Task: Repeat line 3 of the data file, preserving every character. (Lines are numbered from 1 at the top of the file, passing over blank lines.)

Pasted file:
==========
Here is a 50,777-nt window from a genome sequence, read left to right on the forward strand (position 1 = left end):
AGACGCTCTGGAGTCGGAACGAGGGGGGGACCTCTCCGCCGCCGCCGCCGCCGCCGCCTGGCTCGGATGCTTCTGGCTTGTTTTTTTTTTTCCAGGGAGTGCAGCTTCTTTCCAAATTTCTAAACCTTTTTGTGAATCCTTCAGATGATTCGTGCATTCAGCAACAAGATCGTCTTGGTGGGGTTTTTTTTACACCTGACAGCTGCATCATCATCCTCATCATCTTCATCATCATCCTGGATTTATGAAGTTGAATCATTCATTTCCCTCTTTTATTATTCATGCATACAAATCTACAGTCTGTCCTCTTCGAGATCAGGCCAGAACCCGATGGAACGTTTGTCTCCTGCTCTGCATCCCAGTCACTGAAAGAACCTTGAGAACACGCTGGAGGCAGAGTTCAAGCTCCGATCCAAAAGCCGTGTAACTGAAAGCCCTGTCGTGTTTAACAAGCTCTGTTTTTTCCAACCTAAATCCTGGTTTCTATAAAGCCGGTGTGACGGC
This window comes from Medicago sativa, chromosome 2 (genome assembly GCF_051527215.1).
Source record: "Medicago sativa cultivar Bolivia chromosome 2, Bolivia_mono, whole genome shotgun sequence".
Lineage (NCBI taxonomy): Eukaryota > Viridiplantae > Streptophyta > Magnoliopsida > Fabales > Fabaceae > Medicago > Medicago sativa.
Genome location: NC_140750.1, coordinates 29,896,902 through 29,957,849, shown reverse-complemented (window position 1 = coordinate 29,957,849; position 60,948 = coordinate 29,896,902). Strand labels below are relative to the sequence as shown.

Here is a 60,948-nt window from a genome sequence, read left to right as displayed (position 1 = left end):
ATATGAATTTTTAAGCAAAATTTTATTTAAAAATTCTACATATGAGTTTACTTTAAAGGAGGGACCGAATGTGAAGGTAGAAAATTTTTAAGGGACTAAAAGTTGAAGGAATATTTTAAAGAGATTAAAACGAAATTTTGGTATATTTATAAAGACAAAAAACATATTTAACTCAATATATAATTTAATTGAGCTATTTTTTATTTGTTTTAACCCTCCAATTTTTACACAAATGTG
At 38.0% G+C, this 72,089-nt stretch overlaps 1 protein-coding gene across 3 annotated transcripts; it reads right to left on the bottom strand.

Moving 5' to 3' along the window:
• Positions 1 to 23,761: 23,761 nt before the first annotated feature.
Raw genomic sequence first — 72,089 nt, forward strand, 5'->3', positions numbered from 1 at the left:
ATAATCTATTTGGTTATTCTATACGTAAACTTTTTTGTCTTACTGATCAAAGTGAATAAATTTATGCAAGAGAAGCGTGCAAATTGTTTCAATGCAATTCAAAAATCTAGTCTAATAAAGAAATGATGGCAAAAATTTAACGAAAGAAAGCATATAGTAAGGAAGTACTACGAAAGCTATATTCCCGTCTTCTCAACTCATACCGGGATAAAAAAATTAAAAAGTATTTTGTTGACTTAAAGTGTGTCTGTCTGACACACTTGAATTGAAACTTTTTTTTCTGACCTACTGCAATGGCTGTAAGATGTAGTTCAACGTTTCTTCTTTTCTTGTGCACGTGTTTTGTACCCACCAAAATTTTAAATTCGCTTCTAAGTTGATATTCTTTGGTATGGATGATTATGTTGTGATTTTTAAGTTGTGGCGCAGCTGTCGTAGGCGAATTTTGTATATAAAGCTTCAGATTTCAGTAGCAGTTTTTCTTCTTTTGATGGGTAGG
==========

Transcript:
This window comes from Medicago sativa, chromosome 2 (genome assembly GCF_051527215.1).